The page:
Microsoft says that Chrome is not more popular than Chrome and underlines that the Chrome figures are misleading
Microsoft says figures that suggested Chrome was more popular than Internet Explorer were wrong
Yesterday StatCounter reported that Google’s Chrome browser became the most popular browser for a day, overtaking Internet Explorer. Today, Microsoft says those figures are false. Microsoft says that StatCounter’s data is misleading.
On a Windows blog post, Roger Capriotti breaks down how the stats for browsers are actually recorded.
He says the first way is analysing rendered pages (i.e., pages users actually visit) vs pre-rendered pages (what the browser preemptively opens based on users history). Capriotti says that from Chrome version 13, Google’s browser does the latter – opening pages that were “invisible” to users based on their history. However, users don’t click the majority of these pages and as a result the page views are artificial. Capriotti says that Net Applications started to remove the pre-rendered page views, which was 4.3% of page views in February 2012. StatCounter, though, continues to take into account pre-rendered page views.
The second way of tracking browser usage is “geoweighting”. Simply, this is looking at different countries and taking into account the percentage of page views of each country. For example, if browser usage in the UK is 20% and the CIA Internet Traffic shows it as 40% than the amount of unique visitors are doubled. Net Applications says that “if our global data shows that Brazil represents 2%, and the CIA table shows … 4%” then they double figure of unique visitors. Again, StatCounter report the data as they get it. They don’t factor in these statistics.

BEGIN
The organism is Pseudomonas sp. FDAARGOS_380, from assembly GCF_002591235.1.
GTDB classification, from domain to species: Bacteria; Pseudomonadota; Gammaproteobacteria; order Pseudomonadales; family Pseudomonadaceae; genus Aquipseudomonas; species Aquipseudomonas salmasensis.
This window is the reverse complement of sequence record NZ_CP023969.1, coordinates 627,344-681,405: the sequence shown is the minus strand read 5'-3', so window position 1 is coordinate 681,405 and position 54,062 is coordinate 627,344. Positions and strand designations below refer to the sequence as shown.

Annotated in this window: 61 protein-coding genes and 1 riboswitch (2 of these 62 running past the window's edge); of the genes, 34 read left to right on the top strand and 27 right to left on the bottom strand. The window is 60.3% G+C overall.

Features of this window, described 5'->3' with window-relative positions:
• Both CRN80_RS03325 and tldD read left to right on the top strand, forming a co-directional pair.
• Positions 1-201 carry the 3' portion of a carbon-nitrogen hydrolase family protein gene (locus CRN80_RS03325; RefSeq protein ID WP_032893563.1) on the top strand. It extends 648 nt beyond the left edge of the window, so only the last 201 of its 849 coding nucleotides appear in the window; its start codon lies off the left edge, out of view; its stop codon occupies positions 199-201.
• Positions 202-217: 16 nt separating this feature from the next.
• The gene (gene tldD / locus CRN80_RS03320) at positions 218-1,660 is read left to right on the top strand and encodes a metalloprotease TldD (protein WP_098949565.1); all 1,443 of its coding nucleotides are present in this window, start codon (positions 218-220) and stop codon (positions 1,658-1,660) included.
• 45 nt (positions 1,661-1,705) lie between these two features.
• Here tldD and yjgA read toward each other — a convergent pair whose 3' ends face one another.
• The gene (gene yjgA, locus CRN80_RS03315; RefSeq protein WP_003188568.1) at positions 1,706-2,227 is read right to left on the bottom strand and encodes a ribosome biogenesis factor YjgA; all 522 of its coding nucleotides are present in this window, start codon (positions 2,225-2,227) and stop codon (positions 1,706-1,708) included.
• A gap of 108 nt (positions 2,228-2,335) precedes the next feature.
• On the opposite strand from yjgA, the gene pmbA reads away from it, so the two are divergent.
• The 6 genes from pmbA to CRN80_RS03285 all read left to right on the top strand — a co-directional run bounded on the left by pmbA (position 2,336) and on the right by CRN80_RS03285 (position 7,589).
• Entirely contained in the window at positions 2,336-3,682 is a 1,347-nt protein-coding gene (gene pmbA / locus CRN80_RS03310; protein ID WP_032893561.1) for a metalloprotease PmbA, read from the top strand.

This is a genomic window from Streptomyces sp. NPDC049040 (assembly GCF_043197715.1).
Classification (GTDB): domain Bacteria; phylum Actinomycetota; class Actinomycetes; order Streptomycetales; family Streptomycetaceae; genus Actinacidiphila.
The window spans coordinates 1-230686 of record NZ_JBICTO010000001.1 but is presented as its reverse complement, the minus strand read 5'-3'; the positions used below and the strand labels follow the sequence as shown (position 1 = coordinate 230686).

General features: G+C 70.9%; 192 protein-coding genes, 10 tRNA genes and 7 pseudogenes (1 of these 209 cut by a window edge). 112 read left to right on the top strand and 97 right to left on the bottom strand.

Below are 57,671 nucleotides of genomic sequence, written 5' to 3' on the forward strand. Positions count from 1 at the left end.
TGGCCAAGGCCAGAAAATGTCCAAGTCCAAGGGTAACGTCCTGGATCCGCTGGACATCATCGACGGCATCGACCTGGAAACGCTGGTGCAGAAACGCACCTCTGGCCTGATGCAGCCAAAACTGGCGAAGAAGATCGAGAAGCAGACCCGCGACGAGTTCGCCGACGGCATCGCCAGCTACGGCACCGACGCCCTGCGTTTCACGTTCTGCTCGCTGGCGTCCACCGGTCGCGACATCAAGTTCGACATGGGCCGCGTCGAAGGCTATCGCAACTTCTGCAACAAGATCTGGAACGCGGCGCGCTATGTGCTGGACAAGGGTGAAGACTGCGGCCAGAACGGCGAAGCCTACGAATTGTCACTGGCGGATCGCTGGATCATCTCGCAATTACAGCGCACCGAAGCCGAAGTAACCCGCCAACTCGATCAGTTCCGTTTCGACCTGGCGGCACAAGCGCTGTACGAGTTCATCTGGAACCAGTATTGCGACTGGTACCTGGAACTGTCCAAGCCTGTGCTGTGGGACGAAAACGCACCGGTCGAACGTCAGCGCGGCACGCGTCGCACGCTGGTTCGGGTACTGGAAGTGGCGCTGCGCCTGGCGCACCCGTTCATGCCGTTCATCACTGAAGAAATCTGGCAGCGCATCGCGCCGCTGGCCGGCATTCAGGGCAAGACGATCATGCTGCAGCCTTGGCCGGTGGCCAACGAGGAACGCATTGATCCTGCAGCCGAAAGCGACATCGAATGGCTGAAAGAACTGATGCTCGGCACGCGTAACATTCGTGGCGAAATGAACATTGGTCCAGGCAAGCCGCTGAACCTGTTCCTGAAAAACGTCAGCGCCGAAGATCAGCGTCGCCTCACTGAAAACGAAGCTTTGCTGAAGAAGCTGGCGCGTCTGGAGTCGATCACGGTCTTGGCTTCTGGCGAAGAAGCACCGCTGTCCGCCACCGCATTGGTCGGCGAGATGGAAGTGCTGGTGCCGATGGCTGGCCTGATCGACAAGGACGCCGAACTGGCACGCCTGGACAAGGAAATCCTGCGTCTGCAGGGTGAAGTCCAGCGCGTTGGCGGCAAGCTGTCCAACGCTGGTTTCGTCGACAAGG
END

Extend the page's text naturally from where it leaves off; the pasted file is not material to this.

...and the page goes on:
Countries not featured
Shown off is country data from the two different entities: StatCounter’s doesn’t feature China or Japan in the top five countries – despite China having biggest population in the world – while Net Applications does. The reason for this is that StatCounter only uses “total page views by country.”
The blog also showed the unweighted statistics vs the weighted statistics, and to quote: “Internet Explorer is under-reported by 9% when real, actual internet populations are not considered.”
The final point made by the blog post is that StatCounter only reports page hits, and doesn’t consider unique visitors. The result is StatCounter’s method of page hits can be misleading, and causes inflation on figures.